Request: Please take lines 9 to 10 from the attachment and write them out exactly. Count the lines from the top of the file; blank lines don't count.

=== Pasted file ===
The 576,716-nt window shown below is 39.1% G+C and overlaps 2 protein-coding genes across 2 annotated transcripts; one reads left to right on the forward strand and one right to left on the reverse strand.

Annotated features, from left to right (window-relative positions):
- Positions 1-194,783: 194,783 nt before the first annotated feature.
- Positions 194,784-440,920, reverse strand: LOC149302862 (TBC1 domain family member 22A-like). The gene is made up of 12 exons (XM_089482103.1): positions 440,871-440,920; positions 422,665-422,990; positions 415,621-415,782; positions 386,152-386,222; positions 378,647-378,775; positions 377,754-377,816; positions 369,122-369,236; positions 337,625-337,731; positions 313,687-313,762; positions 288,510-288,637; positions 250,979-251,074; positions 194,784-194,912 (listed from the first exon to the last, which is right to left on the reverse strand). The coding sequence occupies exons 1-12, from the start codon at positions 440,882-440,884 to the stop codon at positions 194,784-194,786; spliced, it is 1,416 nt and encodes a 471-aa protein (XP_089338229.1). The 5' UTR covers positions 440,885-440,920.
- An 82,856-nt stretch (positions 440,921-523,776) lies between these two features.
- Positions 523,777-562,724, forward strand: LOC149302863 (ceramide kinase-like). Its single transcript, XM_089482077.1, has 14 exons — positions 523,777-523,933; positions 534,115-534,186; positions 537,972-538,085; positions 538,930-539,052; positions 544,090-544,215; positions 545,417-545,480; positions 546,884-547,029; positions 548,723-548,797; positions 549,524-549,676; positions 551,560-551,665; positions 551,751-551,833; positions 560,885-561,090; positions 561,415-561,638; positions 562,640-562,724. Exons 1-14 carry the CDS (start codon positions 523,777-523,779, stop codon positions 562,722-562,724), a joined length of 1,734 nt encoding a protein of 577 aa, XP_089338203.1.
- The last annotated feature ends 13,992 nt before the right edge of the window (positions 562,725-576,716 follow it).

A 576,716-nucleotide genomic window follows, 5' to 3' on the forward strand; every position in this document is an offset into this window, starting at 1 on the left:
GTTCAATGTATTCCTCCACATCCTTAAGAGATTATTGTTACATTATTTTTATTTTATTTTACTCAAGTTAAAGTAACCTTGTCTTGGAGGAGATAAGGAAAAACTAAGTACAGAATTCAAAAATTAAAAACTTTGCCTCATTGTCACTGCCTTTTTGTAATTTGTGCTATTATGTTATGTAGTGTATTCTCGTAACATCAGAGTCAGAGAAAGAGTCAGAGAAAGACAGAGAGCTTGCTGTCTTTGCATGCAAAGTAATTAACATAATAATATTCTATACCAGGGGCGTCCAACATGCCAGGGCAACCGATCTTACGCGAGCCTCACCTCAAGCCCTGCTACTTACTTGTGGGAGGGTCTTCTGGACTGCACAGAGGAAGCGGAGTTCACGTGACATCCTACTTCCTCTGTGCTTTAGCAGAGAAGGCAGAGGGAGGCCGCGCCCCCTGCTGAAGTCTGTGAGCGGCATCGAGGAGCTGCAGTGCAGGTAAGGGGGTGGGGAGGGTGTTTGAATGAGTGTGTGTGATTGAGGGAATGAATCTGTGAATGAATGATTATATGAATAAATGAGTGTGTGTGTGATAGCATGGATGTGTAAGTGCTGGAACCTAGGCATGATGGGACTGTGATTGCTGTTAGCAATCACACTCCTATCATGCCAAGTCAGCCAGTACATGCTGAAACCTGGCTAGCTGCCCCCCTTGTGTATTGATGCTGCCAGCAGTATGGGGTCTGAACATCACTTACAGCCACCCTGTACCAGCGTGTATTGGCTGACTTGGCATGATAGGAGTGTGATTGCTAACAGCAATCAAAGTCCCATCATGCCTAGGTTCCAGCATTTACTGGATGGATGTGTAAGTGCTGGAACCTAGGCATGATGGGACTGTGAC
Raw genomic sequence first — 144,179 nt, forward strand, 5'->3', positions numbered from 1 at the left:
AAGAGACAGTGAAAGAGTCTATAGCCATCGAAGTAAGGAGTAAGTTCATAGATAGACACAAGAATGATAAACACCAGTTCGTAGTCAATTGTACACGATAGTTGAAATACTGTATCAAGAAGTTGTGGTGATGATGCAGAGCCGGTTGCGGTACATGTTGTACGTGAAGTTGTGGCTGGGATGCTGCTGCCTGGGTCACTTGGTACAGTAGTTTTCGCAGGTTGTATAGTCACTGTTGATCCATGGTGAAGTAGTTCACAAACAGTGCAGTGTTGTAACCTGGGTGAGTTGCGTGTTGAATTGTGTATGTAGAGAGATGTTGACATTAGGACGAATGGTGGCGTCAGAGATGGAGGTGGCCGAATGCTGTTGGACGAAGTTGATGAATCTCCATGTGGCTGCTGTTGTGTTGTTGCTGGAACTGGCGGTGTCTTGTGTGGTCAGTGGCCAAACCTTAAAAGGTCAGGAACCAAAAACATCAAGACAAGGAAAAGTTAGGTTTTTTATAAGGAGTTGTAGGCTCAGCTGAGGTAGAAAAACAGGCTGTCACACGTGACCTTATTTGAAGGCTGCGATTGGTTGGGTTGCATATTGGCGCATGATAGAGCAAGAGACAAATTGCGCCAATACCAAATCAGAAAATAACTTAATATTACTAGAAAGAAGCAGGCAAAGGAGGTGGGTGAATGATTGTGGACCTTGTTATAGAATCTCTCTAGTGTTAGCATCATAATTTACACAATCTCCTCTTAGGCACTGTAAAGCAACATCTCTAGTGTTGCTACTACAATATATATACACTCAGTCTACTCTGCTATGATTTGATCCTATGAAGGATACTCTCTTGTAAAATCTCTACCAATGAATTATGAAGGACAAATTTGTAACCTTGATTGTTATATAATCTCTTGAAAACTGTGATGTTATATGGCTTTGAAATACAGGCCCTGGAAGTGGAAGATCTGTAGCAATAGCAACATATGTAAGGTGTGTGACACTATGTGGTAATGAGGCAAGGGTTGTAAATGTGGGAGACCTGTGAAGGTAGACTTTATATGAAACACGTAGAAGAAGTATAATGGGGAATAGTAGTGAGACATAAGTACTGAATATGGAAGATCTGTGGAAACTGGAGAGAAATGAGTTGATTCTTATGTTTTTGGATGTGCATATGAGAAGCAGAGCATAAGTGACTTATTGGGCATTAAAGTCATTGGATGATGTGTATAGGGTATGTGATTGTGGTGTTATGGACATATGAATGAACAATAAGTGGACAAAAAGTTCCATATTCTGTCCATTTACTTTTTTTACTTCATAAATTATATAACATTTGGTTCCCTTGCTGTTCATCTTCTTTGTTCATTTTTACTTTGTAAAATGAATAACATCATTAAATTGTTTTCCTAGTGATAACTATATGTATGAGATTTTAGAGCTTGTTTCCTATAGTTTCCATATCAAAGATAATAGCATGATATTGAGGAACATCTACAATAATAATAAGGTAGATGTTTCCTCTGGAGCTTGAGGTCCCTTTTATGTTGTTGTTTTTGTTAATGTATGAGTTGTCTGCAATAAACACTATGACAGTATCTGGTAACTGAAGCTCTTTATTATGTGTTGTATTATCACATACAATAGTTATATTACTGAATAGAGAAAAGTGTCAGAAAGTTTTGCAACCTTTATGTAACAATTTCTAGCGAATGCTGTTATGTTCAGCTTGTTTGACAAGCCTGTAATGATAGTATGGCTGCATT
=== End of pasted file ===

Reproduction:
GTTCAATGTATTCCTCCACATCCTTAAGAGATTATTGTTACATTATTTTTATTTTATTTTACTCAAGTTAAAGTAACCTTGTCTTGGAGGAGATAAGGAAAAACTAAGTACAGAATTCAAAAATTAAAAACTTTGCCTCATTGTCACTGCCTTTTTGTAATTTGTGCTATTATGTTATGTAGTGTATTCTCGTAACATCAGAGTCAGAGAAAGAGTCAGAGAAAGACAGAGAGCTTGCTGTCTTTGCATGCAAAGTAATTAACATAATAATATTCTATACCAGGGGCGTCCAACATGCCAGGGCAACCGATCTTACGCGAGCCTCACCTCAAGCCCTGCTACTTACTTGTGGGAGGGTCTTCTGGACTGCACAGAGGAAGCGGAGTTCACGTGACATCCTACTTCCTCTGTGCTTTAGCAGAGAAGGCAGAGGGAGGCCGCGCCCCCTGCTGAAGTCTGTGAGCGGCATCGAGGAGCTGCAGTGCAGGTAAGGGGGTGGGGAGGGTGTTTGAATGAGTGTGTGTGATTGAGGGAATGAATCTGTGAATGAATGATTATATGAATAAATGAGTGTGTGTGTGATAGCATGGATGTGTAAGTGCTGGAACCTAGGCATGATGGGACTGTGATTGCTGTTAGCAATCACACTCCTATCATGCCAAGTCAGCCAGTACATGCTGAAACCTGGCTAGCTGCCCCCCTTGTGTATTGATGCTGCCAGCAGTATGGGGTCTGAACATCACTTACAGCCACCCTGTACCAGCGTGTATTGGCTGACTTGGCATGATAGGAGTGTGATTGCTAACAGCAATCAAAGTCCCATCATGCCTAGGTTCCAGCATTTACTGGATGGATGTGTAAGTGCTGGAACCTAGGCATGATGGGACTGTGAC
Raw genomic sequence first — 144,179 nt, forward strand, 5'->3', positions numbered from 1 at the left: